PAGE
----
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Campaign group welcomes House of Lords vote against schools collecting pupils' nationality data


Against Borders for Children says 'hostile environment' for migrants has no place in schools

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The campaign group Against Borders for Children yesterday welcomed the House of Lords passing a motion of regret against the Department for Education using schools to collect information on pupils' nationality and country of birth, as it could be used to help determine a child's immigration status.

Against Borders for Children said the motion sent "a clear signal that government efforts to create a 'hostile environment' for migrants are facing a concerted backlash, and that immigration enforcement has no place in our schools."

Image credit: UK GovernmentYou can read the Lords debate here. The Independent covered the debate here, whilst earlier articles here and here looked at controversy surrounding the new rules on collecting pupils' data. The original regulations, the Education (Pupil Information) (England) (Miscellaneous Amendments) Regulations 2016, are here.

As the Independent noted, the regulations require schools and colleges in England to collect information on pupils' nationality, place of birth and proficiency in English.

Against Borders for Children has encouraged all parents, pupils and school staff to exercise their legal right to boycott the census.

Speaking at the House of Lords debate on Monday, Lord Storey said the regulations had been "rushed through Parliament in the six-week summer holiday with no debate, no proper scrutiny or, indeed, public consultation."

He continued: "Against a backdrop of a massive increase in anti-immigration rhetoric … there is real concern among members of different ethnic groups about victimisation and being targeted.

"I am afraid that this proposal has all the hallmarks of racism, particularly as language codes are already recorded for pupils with English as an additional language, as are codes on their ethnic background. We have already seen the effects of this new requirement. It became a duty for schools to collect this information this September. Some schools have asked pupils to bring in their passports.

"In investigating the school census, Schools Week found classroom discrimination whereby only non-white children were being asked to bring in their passports to school. The Independent reported that where parents do not provide information, teachers will be asked to guess the ethnicity of pupils. Is it any wonder that children and young people have felt discriminated against and embarrassed in front of their peers? The Government may say that the guidelines state such and such, but that is a very different matter from practice in schools."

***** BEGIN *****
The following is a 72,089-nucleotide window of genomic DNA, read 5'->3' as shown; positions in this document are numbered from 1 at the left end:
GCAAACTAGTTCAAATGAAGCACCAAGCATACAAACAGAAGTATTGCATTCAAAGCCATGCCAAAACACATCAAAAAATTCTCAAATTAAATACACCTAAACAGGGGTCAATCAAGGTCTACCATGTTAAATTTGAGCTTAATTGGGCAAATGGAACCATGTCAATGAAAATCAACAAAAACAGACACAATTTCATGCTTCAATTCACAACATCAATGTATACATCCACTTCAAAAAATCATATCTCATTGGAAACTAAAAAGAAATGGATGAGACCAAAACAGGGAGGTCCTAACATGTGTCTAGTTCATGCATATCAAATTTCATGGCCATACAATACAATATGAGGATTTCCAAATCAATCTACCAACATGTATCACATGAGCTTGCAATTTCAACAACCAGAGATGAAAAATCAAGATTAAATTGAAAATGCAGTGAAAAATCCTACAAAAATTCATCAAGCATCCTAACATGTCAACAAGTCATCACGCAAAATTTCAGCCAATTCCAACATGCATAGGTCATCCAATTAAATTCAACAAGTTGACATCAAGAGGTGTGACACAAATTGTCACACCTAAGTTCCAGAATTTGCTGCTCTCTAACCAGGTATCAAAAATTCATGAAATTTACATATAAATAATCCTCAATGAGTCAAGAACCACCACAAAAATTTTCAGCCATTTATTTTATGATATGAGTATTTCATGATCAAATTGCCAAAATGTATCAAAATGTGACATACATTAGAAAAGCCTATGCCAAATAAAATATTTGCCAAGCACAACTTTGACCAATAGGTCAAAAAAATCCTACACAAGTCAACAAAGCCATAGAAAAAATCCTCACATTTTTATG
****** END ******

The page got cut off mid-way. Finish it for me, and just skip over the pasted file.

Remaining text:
The Earl of Clancarty noted that two freedom of information requests and a Parliamentary Written Question uncovered that in the last 15 months alone, requests to a total of 2,462 pupils have been made by the Home Office, which he said contradicted Lord Younger of Leckie's earlier claim that such information is kept within the Department for Education and not passed on to the Home Office.

The Parliamentary Under-Secretary of State for Education, Lord Nash, sought to allay the fears expressed in the debate by saying the information will be used for educational purposes: "to understand how we can give all pupils a better education—one that caters to their individual needs. This is about children's needs first and foremost."

"The new information collected has not been and is not shared with the Home Office. The DfE has no way of determining a child's immigration status, nor would we seek to do so. Providing this information is entirely optional; parents can refuse to do so if they wish. This is clearly stated in our guidance," he said.

Lord Storey, however, was not convinced, saying: "the notion of saying to children, 'We want to know where you live and where you were born because at some time in the future we may provide some resources', just seems batty to me."

In putting the vote on the motion to the House, Lord Storey said while it would not have any effect on what has happened, "it is important that people stand up and be counted."

Against Borders for Children called on the Government to respect the Lords' vote and abandon the collection of nationality and country of birth data.

Ahead of the Lords debate, Bella Sankey, Director of Policy for Liberty, said: “The Government is starting to face a serious backlash against its poisonous ‘hostile environment’ policies. First ministers had to pull their misguided plans for foreign worker lists – now their creation of a foreign national children list could be thwarted too.

“In recent months we have seen migrant communities vilified and treated as bargaining chips. Instead of sowing yet more division and mistrust, we urge the Lords to uphold the safety and dignity of children and send a message to Government that this divisive and unnecessary policy must scrapped.”